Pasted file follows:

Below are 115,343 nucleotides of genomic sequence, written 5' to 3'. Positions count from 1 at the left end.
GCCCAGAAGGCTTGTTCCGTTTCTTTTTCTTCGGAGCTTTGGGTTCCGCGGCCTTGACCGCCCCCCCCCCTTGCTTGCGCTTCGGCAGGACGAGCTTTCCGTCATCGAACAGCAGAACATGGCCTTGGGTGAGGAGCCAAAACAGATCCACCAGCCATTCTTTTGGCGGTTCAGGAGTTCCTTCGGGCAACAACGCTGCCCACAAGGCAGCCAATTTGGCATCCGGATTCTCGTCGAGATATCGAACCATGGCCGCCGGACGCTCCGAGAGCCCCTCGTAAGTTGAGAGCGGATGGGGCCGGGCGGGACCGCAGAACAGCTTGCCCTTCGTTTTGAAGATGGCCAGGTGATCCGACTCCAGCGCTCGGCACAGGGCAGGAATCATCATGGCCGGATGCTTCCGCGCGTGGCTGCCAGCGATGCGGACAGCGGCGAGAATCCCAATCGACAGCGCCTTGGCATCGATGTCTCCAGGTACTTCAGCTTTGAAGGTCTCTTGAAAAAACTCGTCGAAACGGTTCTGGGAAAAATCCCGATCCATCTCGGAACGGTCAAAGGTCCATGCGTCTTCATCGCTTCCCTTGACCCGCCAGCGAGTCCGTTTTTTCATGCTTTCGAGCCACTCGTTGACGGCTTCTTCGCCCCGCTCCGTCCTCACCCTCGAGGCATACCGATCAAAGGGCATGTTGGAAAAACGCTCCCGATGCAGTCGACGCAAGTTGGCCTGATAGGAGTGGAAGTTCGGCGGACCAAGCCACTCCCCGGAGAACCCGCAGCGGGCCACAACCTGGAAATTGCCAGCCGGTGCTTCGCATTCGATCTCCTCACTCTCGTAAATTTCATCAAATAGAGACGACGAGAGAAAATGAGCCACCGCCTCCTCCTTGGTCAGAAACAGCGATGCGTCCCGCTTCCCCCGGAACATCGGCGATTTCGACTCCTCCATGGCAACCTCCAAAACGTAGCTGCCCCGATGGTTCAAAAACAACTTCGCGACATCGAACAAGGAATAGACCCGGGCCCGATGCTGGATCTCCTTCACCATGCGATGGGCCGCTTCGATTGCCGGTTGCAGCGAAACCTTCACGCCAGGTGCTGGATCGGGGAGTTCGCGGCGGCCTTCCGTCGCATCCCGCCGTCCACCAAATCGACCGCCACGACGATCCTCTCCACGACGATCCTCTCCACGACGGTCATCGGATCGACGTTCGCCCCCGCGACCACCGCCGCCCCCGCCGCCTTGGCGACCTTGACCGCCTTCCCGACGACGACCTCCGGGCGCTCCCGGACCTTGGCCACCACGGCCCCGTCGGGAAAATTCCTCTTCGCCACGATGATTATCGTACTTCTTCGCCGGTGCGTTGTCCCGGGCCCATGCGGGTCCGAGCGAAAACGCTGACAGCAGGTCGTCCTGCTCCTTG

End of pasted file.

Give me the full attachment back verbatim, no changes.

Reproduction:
Below are 115,343 nucleotides of genomic sequence, written 5' to 3'. Positions count from 1 at the left end.
GCCCAGAAGGCTTGTTCCGTTTCTTTTTCTTCGGAGCTTTGGGTTCCGCGGCCTTGACCGCCCCCCCCCCTTGCTTGCGCTTCGGCAGGACGAGCTTTCCGTCATCGAACAGCAGAACATGGCCTTGGGTGAGGAGCCAAAACAGATCCACCAGCCATTCTTTTGGCGGTTCAGGAGTTCCTTCGGGCAACAACGCTGCCCACAAGGCAGCCAATTTGGCATCCGGATTCTCGTCGAGATATCGAACCATGGCCGCCGGACGCTCCGAGAGCCCCTCGTAAGTTGAGAGCGGATGGGGCCGGGCGGGACCGCAGAACAGCTTGCCCTTCGTTTTGAAGATGGCCAGGTGATCCGACTCCAGCGCTCGGCACAGGGCAGGAATCATCATGGCCGGATGCTTCCGCGCGTGGCTGCCAGCGATGCGGACAGCGGCGAGAATCCCAATCGACAGCGCCTTGGCATCGATGTCTCCAGGTACTTCAGCTTTGAAGGTCTCTTGAAAAAACTCGTCGAAACGGTTCTGGGAAAAATCCCGATCCATCTCGGAACGGTCAAAGGTCCATGCGTCTTCATCGCTTCCCTTGACCCGCCAGCGAGTCCGTTTTTTCATGCTTTCGAGCCACTCGTTGACGGCTTCTTCGCCCCGCTCCGTCCTCACCCTCGAGGCATACCGATCAAAGGGCATGTTGGAAAAACGCTCCCGATGCAGTCGACGCAAGTTGGCCTGATAGGAGTGGAAGTTCGGCGGACCAAGCCACTCCCCGGAGAACCCGCAGCGGGCCACAACCTGGAAATTGCCAGCCGGTGCTTCGCATTCGATCTCCTCACTCTCGTAAATTTCATCAAATAGAGACGACGAGAGAAAATGAGCCACCGCCTCCTCCTTGGTCAGAAACAGCGATGCGTCCCGCTTCCCCCGGAACATCGGCGATTTCGACTCCTCCATGGCAACCTCCAAAACGTAGCTGCCCCGATGGTTCAAAAACAACTTCGCGACATCGAACAAGGAATAGACCCGGGCCCGATGCTGGATCTCCTTCACCATGCGATGGGCCGCTTCGATTGCCGGTTGCAGCGAAACCTTCACGCCAGGTGCTGGATCGGGGAGTTCGCGGCGGCCTTCCGTCGCATCCCGCCGTCCACCAAATCGACCGCCACGACGATCCTCTCCACGACGATCCTCTCCACGACGGTCATCGGATCGACGTTCGCCCCCGCGACCACCGCCGCCCCCGCCGCCTTGGCGACCTTGACCGCCTTCCCGACGACGACCTCCGGGCGCTCCCGGACCTTGGCCACCACGGCCCCGTCGGGAAAATTCCTCTTCGCCACGATGATTATCGTACTTCTTCGCCGGTGCGTTGTCCCGGGCCCATGCGGGTCCGAGCGAAAACGCTGACAGCAGGTCGTCCTGCTCCTTG